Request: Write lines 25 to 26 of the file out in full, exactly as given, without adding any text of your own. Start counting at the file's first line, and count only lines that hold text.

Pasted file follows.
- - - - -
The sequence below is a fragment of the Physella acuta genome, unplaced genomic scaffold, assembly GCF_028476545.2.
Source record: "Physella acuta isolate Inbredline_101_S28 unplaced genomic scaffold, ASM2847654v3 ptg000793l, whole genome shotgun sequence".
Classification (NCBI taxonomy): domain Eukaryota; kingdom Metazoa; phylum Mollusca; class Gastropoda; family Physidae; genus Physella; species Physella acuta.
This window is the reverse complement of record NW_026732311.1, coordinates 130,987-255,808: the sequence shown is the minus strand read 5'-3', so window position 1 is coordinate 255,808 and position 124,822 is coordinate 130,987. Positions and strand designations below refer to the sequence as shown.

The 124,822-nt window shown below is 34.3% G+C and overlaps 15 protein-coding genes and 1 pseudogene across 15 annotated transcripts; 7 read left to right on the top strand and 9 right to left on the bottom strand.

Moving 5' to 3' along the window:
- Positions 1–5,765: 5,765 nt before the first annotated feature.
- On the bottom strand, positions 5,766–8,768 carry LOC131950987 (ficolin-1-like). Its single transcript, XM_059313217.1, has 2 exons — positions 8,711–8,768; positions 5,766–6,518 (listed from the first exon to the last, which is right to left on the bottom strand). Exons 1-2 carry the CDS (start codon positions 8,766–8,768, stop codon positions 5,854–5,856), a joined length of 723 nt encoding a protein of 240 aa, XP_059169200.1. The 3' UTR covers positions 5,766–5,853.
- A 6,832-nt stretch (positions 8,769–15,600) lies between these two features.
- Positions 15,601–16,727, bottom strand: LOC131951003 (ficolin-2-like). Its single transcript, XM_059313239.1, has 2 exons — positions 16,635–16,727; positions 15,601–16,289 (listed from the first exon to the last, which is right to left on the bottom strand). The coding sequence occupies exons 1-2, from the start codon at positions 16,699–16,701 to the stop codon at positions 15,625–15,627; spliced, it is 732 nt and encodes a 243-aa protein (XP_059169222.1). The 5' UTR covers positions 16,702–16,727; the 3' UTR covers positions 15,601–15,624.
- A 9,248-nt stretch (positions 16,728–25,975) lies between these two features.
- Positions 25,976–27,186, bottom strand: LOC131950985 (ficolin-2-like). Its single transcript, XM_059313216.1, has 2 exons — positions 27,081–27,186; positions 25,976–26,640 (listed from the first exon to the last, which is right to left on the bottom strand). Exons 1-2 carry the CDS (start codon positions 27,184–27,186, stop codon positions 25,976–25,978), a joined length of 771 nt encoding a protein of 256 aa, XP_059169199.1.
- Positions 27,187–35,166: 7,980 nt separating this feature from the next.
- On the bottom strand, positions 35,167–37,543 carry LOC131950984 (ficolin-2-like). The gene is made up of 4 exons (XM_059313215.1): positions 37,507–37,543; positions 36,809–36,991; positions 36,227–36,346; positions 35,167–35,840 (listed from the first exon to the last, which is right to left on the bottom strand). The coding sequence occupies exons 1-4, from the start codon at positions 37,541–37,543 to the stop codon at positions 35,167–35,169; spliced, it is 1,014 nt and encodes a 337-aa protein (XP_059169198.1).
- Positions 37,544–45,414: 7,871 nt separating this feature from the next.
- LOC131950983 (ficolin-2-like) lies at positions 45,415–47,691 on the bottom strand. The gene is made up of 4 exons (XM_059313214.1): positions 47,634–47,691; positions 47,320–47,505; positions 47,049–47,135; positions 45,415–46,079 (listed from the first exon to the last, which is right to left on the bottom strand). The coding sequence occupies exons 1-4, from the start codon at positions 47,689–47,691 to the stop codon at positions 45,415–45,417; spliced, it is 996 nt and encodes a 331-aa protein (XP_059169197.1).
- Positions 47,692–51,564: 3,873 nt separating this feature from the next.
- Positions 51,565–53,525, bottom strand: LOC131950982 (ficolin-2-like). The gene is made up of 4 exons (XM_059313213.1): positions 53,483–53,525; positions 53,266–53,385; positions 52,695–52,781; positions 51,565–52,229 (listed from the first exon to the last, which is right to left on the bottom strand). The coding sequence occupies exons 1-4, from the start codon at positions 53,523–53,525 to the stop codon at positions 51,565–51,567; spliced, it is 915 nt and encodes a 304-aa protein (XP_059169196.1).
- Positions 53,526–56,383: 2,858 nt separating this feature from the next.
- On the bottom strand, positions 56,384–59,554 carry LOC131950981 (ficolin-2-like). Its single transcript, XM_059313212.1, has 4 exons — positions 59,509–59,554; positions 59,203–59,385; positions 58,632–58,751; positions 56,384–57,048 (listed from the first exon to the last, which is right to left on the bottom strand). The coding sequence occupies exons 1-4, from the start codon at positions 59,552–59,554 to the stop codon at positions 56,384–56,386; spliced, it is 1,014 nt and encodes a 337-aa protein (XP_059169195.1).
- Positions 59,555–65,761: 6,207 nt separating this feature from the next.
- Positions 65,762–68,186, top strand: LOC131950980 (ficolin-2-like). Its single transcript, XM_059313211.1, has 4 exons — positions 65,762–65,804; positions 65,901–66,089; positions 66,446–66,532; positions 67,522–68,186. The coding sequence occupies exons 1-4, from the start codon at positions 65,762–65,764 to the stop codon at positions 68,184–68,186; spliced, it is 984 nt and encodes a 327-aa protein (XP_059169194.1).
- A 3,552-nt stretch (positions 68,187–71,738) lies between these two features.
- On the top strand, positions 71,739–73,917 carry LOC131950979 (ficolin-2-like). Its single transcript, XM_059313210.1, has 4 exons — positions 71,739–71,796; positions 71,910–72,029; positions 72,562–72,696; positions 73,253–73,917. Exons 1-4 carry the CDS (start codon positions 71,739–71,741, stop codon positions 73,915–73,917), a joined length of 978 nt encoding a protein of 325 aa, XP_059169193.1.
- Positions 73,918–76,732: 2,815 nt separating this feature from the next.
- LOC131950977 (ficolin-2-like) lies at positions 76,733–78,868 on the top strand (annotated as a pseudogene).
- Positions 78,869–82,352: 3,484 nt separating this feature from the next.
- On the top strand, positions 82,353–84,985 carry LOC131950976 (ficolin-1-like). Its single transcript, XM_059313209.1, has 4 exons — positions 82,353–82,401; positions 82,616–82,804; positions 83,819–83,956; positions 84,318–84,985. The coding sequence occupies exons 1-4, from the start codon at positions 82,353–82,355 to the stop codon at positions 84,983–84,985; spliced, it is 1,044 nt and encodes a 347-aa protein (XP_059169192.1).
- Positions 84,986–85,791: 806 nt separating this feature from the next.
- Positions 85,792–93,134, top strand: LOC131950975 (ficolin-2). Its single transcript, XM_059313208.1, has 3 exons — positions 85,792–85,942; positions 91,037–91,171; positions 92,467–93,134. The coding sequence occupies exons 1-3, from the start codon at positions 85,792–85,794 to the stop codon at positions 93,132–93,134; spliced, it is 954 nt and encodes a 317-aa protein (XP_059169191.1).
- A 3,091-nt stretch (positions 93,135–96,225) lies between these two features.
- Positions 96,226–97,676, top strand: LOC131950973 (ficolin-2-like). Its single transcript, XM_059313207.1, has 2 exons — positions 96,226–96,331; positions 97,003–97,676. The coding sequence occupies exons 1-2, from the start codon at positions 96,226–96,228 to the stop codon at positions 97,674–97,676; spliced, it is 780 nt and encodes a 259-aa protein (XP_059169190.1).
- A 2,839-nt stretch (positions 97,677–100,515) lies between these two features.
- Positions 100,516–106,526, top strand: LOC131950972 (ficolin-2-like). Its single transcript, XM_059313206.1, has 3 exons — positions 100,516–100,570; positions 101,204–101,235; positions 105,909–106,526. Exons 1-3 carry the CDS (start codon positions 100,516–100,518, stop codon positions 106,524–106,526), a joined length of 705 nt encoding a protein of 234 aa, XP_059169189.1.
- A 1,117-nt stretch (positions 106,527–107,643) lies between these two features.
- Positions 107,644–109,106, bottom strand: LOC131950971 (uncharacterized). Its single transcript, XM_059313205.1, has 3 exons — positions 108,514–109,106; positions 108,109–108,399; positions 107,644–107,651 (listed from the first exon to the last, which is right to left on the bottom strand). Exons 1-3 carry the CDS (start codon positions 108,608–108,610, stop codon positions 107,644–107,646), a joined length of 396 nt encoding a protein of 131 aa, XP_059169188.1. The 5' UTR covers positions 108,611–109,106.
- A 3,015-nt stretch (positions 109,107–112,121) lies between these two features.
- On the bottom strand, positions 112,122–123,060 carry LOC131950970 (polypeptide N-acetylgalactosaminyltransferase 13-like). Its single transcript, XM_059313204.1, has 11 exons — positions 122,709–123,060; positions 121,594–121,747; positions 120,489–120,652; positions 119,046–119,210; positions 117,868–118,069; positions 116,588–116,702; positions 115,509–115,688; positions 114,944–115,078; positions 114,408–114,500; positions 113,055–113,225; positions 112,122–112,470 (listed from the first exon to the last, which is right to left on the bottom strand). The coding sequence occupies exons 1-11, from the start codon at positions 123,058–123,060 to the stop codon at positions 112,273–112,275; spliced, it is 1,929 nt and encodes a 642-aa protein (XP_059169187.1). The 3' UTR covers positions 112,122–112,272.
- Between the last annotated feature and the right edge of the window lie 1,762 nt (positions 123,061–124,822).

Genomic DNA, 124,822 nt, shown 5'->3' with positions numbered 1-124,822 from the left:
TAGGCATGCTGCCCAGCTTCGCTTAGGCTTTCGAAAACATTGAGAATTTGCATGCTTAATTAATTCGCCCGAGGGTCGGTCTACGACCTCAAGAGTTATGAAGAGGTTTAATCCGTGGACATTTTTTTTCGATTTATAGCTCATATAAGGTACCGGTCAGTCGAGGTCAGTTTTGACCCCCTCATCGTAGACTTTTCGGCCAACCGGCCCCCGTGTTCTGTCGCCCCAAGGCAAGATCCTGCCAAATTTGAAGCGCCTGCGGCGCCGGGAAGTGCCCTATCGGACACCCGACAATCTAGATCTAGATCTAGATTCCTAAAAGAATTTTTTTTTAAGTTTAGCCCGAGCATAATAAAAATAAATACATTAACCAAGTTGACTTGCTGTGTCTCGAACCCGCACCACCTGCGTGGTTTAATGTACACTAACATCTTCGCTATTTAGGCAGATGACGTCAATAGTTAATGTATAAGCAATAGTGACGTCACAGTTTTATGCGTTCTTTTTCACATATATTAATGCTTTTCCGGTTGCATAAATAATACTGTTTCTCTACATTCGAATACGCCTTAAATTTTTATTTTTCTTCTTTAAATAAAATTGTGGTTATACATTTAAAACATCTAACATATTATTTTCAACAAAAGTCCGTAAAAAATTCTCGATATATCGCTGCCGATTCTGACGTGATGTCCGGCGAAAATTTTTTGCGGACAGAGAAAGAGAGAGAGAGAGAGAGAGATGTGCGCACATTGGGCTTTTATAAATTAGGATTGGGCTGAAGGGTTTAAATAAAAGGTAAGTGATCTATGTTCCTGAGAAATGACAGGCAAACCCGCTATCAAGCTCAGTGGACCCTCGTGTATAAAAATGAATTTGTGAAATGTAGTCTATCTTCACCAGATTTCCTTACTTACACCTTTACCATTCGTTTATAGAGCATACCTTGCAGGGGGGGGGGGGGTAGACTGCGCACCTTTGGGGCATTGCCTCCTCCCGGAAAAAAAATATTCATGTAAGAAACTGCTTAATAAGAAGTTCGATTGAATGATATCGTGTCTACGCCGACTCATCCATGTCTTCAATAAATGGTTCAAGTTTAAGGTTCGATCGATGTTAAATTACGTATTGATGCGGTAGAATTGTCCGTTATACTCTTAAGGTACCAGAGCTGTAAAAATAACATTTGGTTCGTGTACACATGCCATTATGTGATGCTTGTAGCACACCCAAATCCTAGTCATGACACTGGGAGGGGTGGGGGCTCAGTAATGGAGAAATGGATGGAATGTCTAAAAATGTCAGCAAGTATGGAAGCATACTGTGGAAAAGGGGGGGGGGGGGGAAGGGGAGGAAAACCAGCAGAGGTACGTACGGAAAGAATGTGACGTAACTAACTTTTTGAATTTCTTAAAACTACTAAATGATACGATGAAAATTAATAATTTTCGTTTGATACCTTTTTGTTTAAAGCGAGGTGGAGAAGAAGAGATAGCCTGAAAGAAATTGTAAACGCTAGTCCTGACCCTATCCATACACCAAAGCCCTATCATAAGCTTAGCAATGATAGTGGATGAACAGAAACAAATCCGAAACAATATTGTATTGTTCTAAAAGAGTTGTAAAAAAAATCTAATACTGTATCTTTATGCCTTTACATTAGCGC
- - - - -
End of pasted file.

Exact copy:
- Positions 73,918–76,732: 2,815 nt separating this feature from the next.
- LOC131950977 (ficolin-2-like) lies at positions 76,733–78,868 on the top strand (annotated as a pseudogene).